Below: 1st photo - A single flower umbel of stalked flowers with some of the small bracts still present. 2nd photo - Leaf stalks of the 3-part leaf are very hairy.
Below: The leaves are 3-parted with toothed or palmate leaflets, each of which has a short stalk. Lower leaves can be up to 2 feet wide and the one shown here has leaflets with palmate divisions and coarse toothed lobes.
Below: The fruit of Cow Parsnip is a ovate flattened structure (2nd photo) that when dry separates front to back into two seeds. In a year with an early season, such as 2012, the dry seeds are already forming at the end of June.
Below: The compound flower umbel of Cow Parsnip as seen from below showing the umbrella-like umbels with their individual flower stalks.
Below: Historical Garden Photo - A grouping of Cow Parsnip in the Woodland Garden on June 15, 1953; photo from a Kodachrome by Martha Crone. Photo courtesy Martha Crone Collection, MHS
Notes: Cow Parsnip is indigenous to the Garden area. Eloise Butler's records show that she obtained plants of this species in 1911 from the area of Glenwood-Inglewood Springs in Minneapolis (which is quite close to the Garden.) Another plant was obtained from the same source on May 16, 1913 and on June 21 and Oct. 16, 1914. It is listed on Martha Crone's 1951 census of plants in the Garden. The plant is found in most counties throughout Minnesota, the exceptions widely scattered. In North America it's range is extensive, being reported in all Canadian Provinces, and in all States except the SE section.
Eloise Butler wrote this about Cow Parsnip: "It seems necessary to write a work in favor of what are usually called weeds, which may be defined as plants out of place, growing where we wish something else to grow. The Cow Parsnip (Heracleum maximum Bartram) shows fine decorative possibilities. A rampant growth of this herb gave character to a certain roadside. Barely an hour after a photograph was taken, the plants were mown down and nothing left in their place by monotonous stubble. A plea is offered for the next season: O scytheman, spare this weed! It is harmless, and does its best to make glad the waste places. It is named for the god Hercules on account of its massive bulk. Compare it with the Castor bean occupying the central post of honor in an ornamental mound of flowers. Has it not as vigorous a growth; are not the leaves as large and finely formed and the flowers as beautiful as that of the favored imported canna?" Published in the Minneapolis Sunday Tribune July 2, 1911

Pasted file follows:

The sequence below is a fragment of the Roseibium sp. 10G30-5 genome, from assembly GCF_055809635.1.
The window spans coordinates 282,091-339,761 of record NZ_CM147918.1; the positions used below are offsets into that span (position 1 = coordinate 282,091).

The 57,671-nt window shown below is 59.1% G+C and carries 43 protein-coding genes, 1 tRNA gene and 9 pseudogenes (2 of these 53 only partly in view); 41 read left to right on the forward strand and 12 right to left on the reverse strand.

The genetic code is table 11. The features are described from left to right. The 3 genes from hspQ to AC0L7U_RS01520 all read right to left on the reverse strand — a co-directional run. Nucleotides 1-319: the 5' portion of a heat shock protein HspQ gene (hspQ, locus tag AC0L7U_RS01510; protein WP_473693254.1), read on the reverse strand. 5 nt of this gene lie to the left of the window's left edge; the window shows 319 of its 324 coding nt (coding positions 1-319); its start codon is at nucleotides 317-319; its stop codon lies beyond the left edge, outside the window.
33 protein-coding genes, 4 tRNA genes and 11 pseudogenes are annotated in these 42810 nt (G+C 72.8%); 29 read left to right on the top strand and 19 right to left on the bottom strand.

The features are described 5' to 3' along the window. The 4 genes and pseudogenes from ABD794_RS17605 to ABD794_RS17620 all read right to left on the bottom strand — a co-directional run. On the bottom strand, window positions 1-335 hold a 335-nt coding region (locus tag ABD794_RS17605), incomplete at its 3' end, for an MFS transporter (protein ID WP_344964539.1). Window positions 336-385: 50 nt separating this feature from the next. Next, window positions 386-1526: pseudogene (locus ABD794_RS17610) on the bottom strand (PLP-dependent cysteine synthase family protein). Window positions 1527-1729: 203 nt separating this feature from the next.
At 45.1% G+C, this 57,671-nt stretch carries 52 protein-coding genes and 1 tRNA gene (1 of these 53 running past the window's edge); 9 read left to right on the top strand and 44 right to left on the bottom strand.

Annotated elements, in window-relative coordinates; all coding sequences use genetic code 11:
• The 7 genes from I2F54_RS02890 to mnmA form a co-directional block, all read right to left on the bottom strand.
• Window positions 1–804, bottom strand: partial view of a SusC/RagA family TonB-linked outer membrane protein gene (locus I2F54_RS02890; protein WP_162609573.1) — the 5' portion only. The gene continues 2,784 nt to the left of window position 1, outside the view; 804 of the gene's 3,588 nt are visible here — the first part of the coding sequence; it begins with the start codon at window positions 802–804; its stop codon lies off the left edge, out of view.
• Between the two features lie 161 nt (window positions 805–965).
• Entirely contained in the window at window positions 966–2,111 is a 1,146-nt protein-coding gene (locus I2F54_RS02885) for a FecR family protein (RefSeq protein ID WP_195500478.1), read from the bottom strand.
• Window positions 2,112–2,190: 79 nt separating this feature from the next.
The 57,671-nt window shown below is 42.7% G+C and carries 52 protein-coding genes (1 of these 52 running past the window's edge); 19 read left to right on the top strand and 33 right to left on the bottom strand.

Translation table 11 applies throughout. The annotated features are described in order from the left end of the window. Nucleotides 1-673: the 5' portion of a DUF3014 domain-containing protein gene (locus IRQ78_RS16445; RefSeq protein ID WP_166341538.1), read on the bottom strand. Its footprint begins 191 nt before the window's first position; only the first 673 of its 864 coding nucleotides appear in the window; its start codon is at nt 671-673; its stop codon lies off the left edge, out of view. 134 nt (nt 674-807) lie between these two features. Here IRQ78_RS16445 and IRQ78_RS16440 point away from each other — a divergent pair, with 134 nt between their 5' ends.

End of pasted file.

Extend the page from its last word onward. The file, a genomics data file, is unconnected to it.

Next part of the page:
Medicinal Lore: In her study of the Minnesota Chippewa, Frances Densmore lists several native uses for this plant, the most important being in the treatment of boils. The root was boiled and then applied as a drawing poultice. Dried root and flowers combined together, also made a poultice without first boiling the root. Secondarily, a decoction made from the dried root was used as a gargle for sore throat. (Ref. #5). Tilford (Ref. #39) reports that the roots are edible but are bitter with a strong taste. Mature green seeds produce a mild anesthetic action when chewed. He also warns that some people are susceptible to dermatitis after handling Cow Parsnip.
Other uses: Fernald (Ref.#6) reports that white settlers generally shunned the plant due to the disagreeable odor and taste of raw green stalks and shoots. However it was used by natives and when cooked (boiled) with two waterings it becomes an agreeable and delicious vegetable. The roots, when cooked, resemble and taste like Rutabaga.
References: Plant characteristics are generally from sources 1A, 32, W2, W3, W7 & W8 plus others as specifically applied. Distribution principally from W1, W2 and 28C. Planting history generally from 1, 4 & 4a. Other sources by specific reference. See Reference List for details.
Friends of the Wild Flower Garden, Inc. Text and photos are by G. D. Bebeau unless otherwise credited. "www.friendsofthewildflowergarden.org"